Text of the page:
Israel as the Vine
There are many Scriptures which refer to Israel as the vine. Psalm 80 is one of them. It is an outstanding but sad story. 'Thou hast brought a vine out of Egypt: Thou hast cast out the heathen, and planted it. Thou preparedst room before it, and didst cause it to take deep root, and it filled the land. The hills were covered with the shadow of it, and the boughs thereof were like the goodly cedars. She sent out her boughs unto the sea, and her branches unto the river' (vs. 8-11). The extent of the territory promised by God was reached in the days of Solomon, David's son. Israel achieved its greatest prosperity at that time. The verses quoted here make reference to the borders of the land. The sea refers to the Mediterranean, and the river refers to the Euphrates.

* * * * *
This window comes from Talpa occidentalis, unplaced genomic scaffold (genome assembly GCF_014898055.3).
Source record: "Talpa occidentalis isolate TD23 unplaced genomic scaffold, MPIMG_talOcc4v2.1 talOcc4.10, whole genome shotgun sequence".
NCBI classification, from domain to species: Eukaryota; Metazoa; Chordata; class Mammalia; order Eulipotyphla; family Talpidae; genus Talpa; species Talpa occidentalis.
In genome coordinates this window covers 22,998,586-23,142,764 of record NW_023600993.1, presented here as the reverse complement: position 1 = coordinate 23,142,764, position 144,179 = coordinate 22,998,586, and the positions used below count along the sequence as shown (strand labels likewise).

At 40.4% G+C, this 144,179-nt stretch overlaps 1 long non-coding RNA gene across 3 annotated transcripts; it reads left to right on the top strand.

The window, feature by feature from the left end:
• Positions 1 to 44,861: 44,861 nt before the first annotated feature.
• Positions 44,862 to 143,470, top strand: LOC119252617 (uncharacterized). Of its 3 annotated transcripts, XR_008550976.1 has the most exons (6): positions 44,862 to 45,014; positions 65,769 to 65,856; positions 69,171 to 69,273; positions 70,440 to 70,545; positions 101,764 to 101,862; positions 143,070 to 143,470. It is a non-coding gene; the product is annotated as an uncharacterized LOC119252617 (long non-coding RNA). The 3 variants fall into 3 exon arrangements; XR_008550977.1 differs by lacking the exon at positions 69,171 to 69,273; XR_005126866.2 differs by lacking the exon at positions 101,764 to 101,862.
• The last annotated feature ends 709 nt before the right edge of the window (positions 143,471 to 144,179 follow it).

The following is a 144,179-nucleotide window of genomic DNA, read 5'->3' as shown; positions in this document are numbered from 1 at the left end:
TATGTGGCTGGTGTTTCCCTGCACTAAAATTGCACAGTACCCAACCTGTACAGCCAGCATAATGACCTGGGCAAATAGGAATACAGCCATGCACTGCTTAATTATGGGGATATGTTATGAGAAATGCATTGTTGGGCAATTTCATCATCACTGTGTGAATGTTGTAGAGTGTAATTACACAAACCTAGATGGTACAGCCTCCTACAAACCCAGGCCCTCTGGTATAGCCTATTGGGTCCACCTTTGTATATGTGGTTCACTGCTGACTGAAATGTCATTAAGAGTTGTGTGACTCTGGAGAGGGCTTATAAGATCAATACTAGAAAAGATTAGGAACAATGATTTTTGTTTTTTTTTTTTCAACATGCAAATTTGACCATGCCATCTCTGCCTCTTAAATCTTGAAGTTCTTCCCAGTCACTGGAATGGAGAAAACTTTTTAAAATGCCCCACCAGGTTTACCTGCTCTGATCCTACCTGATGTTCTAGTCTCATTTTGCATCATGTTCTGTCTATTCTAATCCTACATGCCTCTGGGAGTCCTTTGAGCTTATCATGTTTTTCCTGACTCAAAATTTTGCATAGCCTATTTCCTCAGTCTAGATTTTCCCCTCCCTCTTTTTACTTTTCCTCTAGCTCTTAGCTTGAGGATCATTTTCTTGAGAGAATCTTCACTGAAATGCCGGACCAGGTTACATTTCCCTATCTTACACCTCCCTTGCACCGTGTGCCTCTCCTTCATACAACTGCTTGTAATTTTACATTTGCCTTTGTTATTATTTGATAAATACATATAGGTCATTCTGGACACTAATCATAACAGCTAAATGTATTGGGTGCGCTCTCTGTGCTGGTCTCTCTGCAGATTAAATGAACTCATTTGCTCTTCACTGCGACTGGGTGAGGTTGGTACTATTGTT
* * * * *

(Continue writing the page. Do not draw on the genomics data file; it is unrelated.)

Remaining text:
The question is then asked, 'Why hast thou then broken down her hedges, so that all they which pass by the way do pluck her? The boar out of the wood doth waste it, and the wild beast of the field doth devour it.' (vs. 12 & 13). No actual reasons are given here for this. But it is very clear from many other Old Testament Scriptures why this was so. Reference is made here no doubt to the destruction of Jerusalem by the Chaldean armies because of the unfaithfulness and idolatry of the nation. The faithful among them cry out in their distress, 'Return, we beseech thee, O God of Hosts: look down from heaven, and behold, and visit this vine; and the vineyard which thy right hand hath planted, and the branch that thou madest strong for thyself.' (vs. 14 & 15). Time and again the cry is made to God to return and visit the vine.